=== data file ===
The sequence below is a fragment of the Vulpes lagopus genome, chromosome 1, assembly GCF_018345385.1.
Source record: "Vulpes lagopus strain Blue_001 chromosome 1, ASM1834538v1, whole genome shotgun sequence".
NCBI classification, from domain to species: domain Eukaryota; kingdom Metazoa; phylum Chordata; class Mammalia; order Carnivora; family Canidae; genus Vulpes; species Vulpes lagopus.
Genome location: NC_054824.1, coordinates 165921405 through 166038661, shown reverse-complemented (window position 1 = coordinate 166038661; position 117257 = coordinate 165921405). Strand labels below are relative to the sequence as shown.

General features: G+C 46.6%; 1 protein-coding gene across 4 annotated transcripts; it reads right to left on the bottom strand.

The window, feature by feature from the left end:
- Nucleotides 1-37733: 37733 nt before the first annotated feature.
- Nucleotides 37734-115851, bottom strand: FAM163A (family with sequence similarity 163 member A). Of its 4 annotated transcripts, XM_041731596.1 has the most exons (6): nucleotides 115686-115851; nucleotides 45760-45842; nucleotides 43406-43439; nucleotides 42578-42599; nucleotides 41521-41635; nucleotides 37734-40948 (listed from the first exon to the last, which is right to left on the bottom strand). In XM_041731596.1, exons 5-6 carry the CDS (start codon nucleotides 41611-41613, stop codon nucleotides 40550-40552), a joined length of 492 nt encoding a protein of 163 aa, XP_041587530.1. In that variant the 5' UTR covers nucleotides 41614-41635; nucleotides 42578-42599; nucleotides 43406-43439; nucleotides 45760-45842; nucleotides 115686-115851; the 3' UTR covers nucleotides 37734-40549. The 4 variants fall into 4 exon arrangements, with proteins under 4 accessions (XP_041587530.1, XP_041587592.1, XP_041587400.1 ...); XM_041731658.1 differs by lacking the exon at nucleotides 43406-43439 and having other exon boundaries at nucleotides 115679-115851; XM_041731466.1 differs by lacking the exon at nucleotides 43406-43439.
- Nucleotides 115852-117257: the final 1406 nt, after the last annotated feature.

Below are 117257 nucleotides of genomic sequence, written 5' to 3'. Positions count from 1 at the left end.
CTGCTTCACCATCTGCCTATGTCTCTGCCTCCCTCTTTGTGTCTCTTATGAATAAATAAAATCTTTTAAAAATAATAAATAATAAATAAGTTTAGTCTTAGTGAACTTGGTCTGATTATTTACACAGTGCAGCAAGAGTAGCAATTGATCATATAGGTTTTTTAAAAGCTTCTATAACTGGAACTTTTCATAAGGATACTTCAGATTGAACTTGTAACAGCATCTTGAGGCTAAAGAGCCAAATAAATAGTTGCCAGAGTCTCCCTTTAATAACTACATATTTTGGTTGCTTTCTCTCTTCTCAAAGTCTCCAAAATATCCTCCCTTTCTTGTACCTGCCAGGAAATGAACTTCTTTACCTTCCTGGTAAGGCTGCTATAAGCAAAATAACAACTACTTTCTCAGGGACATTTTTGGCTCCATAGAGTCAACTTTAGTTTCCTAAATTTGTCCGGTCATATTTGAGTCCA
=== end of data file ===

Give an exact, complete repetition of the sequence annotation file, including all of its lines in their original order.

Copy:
The sequence below is a fragment of the Vulpes lagopus genome, chromosome 1, assembly GCF_018345385.1.
Source record: "Vulpes lagopus strain Blue_001 chromosome 1, ASM1834538v1, whole genome shotgun sequence".
NCBI classification, from domain to species: domain Eukaryota; kingdom Metazoa; phylum Chordata; class Mammalia; order Carnivora; family Canidae; genus Vulpes; species Vulpes lagopus.
Genome location: NC_054824.1, coordinates 165921405 through 166038661, shown reverse-complemented (window position 1 = coordinate 166038661; position 117257 = coordinate 165921405). Strand labels below are relative to the sequence as shown.

General features: G+C 46.6%; 1 protein-coding gene across 4 annotated transcripts; it reads right to left on the bottom strand.

The window, feature by feature from the left end:
- Nucleotides 1-37733: 37733 nt before the first annotated feature.
- Nucleotides 37734-115851, bottom strand: FAM163A (family with sequence similarity 163 member A). Of its 4 annotated transcripts, XM_041731596.1 has the most exons (6): nucleotides 115686-115851; nucleotides 45760-45842; nucleotides 43406-43439; nucleotides 42578-42599; nucleotides 41521-41635; nucleotides 37734-40948 (listed from the first exon to the last, which is right to left on the bottom strand). In XM_041731596.1, exons 5-6 carry the CDS (start codon nucleotides 41611-41613, stop codon nucleotides 40550-40552), a joined length of 492 nt encoding a protein of 163 aa, XP_041587530.1. In that variant the 5' UTR covers nucleotides 41614-41635; nucleotides 42578-42599; nucleotides 43406-43439; nucleotides 45760-45842; nucleotides 115686-115851; the 3' UTR covers nucleotides 37734-40549. The 4 variants fall into 4 exon arrangements, with proteins under 4 accessions (XP_041587530.1, XP_041587592.1, XP_041587400.1 ...); XM_041731658.1 differs by lacking the exon at nucleotides 43406-43439 and having other exon boundaries at nucleotides 115679-115851; XM_041731466.1 differs by lacking the exon at nucleotides 43406-43439.
- Nucleotides 115852-117257: the final 1406 nt, after the last annotated feature.

Below are 117257 nucleotides of genomic sequence, written 5' to 3'. Positions count from 1 at the left end.
CTGCTTCACCATCTGCCTATGTCTCTGCCTCCCTCTTTGTGTCTCTTATGAATAAATAAAATCTTTTAAAAATAATAAATAATAAATAAGTTTAGTCTTAGTGAACTTGGTCTGATTATTTACACAGTGCAGCAAGAGTAGCAATTGATCATATAGGTTTTTTAAAAGCTTCTATAACTGGAACTTTTCATAAGGATACTTCAGATTGAACTTGTAACAGCATCTTGAGGCTAAAGAGCCAAATAAATAGTTGCCAGAGTCTCCCTTTAATAACTACATATTTTGGTTGCTTTCTCTCTTCTCAAAGTCTCCAAAATATCCTCCCTTTCTTGTACCTGCCAGGAAATGAACTTCTTTACCTTCCTGGTAAGGCTGCTATAAGCAAAATAACAACTACTTTCTCAGGGACATTTTTGGCTCCATAGAGTCAACTTTAGTTTCCTAAATTTGTCCGGTCATATTTGAGTCCA